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Vote for tolerance

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Poll duty: NLSIU students filling forms for enrolment in the voters’ list
Poll duty: NLSIU students filling forms for enrolment in the voters’ list

DEEPA KURUP

College students want to have their say in the general elections

Touted as the country’s knowledge capital, Bangalore, with its many professional and non-professional colleges, has scores of students making it their temporary home. Even as the country braces itself to face the general elections, do these students, often from different parts of the country, plan to cast their vote?

The Hindu EducationPlus spoke to students from different courses studying at the National Law School of India University (NLSIU). Many of them are first-time voters, and those who are not are registered on voters’ lists elsewhere in the country.

With a little help from their college management, these students have enrolled themselves en masse in the voters’ list and have decided to exercise their right to vote.

So, what motivated these young minds to vote, and what are the issues that will be atop their mind as they make this decision? Here’s what they had to say:

Poong Khulali (final year): NLS-ites have not been able to vote as they are enrolled in their respective hometowns. Even if they want to participate in this process, often bogged down by term tests and assignments they are not able to make it to their hometowns, which are really far away. So far, 200 students came up, and the management has been particularly helpful and encouraging.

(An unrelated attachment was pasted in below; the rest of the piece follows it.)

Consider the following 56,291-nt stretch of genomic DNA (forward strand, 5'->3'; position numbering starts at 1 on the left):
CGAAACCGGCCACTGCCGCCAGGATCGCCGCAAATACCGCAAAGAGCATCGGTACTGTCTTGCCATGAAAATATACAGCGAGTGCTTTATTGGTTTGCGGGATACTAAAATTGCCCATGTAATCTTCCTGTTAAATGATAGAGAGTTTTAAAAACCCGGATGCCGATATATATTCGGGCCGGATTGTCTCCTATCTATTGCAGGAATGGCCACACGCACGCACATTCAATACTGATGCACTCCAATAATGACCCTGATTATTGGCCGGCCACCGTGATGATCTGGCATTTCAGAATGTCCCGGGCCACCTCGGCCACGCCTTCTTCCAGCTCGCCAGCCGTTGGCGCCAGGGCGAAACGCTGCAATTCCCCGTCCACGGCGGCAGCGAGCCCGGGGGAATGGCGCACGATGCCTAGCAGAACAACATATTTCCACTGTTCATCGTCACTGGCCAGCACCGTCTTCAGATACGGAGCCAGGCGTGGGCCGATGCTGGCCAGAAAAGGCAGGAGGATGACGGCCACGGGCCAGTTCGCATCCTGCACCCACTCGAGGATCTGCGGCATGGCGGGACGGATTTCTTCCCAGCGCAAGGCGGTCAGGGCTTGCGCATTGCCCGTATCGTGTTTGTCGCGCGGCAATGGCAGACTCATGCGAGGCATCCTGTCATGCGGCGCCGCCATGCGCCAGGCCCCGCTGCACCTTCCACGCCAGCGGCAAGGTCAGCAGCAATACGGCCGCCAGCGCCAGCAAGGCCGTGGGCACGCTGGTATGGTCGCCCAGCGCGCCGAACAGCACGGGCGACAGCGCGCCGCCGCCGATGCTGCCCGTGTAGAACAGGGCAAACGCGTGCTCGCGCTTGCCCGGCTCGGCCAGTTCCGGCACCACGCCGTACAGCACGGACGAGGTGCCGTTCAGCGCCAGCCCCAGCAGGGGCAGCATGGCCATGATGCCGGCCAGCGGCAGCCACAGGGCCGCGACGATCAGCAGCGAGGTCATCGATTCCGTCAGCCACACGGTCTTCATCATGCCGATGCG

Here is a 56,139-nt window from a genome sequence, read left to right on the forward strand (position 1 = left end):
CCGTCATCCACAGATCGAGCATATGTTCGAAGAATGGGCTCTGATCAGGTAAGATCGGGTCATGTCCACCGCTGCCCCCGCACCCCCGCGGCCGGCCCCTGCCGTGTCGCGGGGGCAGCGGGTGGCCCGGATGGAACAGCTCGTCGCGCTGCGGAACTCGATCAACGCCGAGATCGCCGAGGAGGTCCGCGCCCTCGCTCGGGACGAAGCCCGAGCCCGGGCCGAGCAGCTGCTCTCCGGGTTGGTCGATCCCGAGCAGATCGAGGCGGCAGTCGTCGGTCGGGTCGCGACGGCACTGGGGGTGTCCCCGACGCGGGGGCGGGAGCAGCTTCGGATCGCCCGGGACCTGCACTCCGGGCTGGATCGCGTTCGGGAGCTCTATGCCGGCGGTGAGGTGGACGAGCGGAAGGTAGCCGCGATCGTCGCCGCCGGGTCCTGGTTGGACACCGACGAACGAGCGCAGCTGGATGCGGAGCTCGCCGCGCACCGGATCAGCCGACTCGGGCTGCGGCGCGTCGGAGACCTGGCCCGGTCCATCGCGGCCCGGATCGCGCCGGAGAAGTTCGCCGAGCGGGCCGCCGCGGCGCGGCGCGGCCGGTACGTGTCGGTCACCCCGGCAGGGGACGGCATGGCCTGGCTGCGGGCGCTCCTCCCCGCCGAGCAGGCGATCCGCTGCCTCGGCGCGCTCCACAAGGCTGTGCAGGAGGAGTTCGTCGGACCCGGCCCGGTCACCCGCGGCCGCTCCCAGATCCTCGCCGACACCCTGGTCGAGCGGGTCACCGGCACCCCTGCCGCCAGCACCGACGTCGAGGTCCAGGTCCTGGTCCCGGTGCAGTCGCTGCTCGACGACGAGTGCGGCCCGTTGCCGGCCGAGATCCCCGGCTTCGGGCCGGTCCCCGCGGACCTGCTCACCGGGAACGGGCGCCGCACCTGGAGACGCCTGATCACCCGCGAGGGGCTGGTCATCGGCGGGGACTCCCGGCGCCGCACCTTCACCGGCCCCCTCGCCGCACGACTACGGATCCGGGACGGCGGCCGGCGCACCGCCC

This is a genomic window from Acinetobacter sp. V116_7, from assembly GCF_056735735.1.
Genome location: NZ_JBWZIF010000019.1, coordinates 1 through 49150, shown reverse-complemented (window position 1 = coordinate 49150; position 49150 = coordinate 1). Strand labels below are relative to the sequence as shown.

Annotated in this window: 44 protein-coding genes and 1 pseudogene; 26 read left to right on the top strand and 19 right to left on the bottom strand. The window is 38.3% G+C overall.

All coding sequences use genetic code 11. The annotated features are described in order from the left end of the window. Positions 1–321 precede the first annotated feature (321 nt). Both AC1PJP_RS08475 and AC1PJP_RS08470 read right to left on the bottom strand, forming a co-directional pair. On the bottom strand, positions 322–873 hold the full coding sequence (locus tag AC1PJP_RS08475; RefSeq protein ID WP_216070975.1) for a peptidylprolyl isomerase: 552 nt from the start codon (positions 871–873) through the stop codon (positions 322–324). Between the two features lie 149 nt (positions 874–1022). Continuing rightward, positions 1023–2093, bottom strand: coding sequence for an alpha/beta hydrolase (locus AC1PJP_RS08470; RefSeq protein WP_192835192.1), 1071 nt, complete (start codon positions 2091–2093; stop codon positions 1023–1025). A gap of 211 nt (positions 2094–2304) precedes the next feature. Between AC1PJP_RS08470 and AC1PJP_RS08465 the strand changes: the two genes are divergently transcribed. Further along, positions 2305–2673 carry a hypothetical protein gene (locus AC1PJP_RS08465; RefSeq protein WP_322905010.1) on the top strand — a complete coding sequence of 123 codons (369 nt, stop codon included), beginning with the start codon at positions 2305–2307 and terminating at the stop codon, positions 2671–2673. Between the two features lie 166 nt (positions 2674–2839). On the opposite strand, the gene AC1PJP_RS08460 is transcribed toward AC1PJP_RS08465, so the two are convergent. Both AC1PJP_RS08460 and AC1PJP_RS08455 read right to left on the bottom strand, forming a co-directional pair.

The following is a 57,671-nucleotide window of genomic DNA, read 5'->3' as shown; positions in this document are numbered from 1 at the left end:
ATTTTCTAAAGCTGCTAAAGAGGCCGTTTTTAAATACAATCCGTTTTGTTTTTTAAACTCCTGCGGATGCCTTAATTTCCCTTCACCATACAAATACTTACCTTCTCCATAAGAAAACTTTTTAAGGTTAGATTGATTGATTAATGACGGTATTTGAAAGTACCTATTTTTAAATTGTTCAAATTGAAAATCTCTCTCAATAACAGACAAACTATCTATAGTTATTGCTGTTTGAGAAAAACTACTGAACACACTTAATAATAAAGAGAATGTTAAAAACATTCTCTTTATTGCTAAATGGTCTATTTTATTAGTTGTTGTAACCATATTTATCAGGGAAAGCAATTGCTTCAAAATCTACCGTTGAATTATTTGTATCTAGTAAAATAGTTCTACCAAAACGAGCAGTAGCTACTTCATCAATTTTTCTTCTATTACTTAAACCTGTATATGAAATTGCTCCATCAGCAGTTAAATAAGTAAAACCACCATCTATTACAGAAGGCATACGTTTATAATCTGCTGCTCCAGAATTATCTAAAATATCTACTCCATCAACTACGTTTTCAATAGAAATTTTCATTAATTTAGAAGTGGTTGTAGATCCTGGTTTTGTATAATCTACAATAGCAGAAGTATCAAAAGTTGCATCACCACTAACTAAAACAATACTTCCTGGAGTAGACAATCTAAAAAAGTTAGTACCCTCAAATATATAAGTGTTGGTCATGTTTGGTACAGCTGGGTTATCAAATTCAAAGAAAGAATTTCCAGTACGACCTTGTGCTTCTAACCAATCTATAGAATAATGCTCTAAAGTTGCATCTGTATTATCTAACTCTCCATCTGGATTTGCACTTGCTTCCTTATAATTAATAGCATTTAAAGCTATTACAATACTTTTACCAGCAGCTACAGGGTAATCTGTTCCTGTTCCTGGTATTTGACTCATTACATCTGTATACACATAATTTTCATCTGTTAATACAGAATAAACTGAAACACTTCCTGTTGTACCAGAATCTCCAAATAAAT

We are trying to get as many people to vote. Several students in this city find themselves in the same boat, which is why we decided to go ahead and just see what can be done about this.

Overnight, registration forms and voter awareness notices sprung up on notice boards and classrooms. These conscientious soon-to-be lawyers claim that recent incidents of moral policing, lack of safety for women in the city and religious polarisation are a few issues that prodded this young electorate into action.

Kushal Bhimjiani (fourth year): Recent events have generated quite a bit of debate on campus. A place like the Law School makes you think and form your own opinions — be it recent pub attacks in Mangalore or rising (illegal) vigilantism.

Things have been such in this city that we are made to feel unsafe to roam the streets — be it in upmarket Indiranagar or near our college. It is an increase of rowdyism that we perceive.

As law students, and as citizens, we felt we must vote, and make whatever difference we can. Many of us are first-timers and the students’ body is helping them vote.

Mihir Naniwadekar (fourth year): I think it is important to vote to make yourself heard. There is no other way to feel like you are part of the system in a democratic set-up. I will be going back to my hometown Pune to cast my vote.

This time around, I feel, there has been lot of campaigning as a result of which there seems to be more awareness and will to vote. However, until the actual voting day, it will be difficult to tell whether this enthusiasm will translate into action.

Issues I would base my decision on are: corruption, affirmative action and religious tolerance levels.

Divya Shenoy (second year): I believe that anyone above 18 should vote. The low voting turnout shows the apathy of our generation.

This is the one power that citizens have in their hand. People seem to not believe in the political system anymore, and it is this very problem that will ruin the system eventually.

As a resident of Bangalore, safety is the biggest issue that we are facing. We believe and hope that by voting we can make a slight difference.

Nationally, I feel that safety, terrorism and the economic crisis are the main issues.


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